In a much-anticipated decision, the Colorado Supreme Court issued a ruling on Monday upholding an employer’s decision to discharge an employee for his off-duty medical marijuana use.
In Coats v. Dish Network, LLC, a quadriplegic employee filed a wrongful termination suit against his former employer, claiming Dish Network violated Colorado’s “lawful activities statute” by terminating his employment after he tested positive for tetrahydrocannabinol (a component of medical marijuana) during a random drug test. The plaintiff was a registered medical marijuana patient and used medical marijuana at home during non-working hours. Nevertheless, Dish Network fired the plaintiff for violating the company’s zero tolerance drug policy.
The crux of the case was whether the plaintiff’s termination violated Colorado’s “lawful activities statute.” As the Colorado Supreme Court explained, that statute generally makes it an “unfair and discriminatory labor practice” to fire an employee based on his “lawful” activities while off duty and outside of work. Because marijuana use is legal in Colorado, the plaintiff argued that his marijuana use was “lawful” for purposes of the lawful activities statute. However, marijuana remains an illegal drug listed in Schedule 1 of the federal Controlled Substances Act; thus, marijuana use is illegal under federal law.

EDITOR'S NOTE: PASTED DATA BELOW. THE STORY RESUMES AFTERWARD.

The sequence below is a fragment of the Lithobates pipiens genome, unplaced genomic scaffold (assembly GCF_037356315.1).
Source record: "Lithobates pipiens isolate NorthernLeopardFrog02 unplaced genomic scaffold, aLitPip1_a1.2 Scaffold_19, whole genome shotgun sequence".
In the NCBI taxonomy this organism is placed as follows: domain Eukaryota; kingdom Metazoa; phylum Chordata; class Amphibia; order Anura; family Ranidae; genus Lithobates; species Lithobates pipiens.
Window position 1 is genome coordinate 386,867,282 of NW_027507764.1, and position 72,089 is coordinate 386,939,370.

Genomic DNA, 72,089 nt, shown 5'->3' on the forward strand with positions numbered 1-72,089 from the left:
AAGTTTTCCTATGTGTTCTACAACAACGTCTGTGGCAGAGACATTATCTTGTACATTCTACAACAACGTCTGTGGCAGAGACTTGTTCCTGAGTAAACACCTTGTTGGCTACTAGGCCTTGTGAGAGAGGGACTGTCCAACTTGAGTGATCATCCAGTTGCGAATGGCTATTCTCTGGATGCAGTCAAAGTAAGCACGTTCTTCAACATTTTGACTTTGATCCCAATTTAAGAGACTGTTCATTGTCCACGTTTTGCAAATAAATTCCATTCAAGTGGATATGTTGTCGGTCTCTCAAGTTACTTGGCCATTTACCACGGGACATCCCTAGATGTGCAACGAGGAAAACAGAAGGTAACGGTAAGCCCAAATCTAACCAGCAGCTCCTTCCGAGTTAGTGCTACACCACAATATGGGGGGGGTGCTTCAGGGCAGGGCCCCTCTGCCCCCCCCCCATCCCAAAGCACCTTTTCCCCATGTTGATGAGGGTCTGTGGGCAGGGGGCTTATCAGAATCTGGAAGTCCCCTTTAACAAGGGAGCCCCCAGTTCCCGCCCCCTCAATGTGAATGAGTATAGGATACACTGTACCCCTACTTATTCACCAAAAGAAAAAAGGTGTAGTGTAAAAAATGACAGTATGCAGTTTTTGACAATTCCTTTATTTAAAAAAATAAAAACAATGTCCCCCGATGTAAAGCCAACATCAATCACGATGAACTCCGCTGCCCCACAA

The employer argued, and the trial court and court of appeals found, that the plaintiff did not engage in a “lawful activity” within the meaning of Colorado’s lawful activities statute because marijuana use remains illegal under federal law. The Colorado Supreme Court agreed. Significantly, the Colorado Supreme Court held that the term “lawful” in the Colorado statute referred only to activities that are lawful under both state and federal law. Consequently, employees who engage in activities that are permitted by state law but are unlawful under federal law – such as medical marijuana – are not protected by the Colorado lawful activities statute.
As more states move toward some legalization of some marijuana use, the Coats v. Dish Network, LLC case is a significant victory for employers. Employers should review and update their current drug policies to ensure their policies properly articulate company policy. For some employers, it may be prudent to acknowledge that some marijuana use may be legal in some states under some circumstances, but to reiterate that any marijuana use is prohibited by federal law and company policy.
A copy of the Colorado Supreme Court’s opinion can be found here.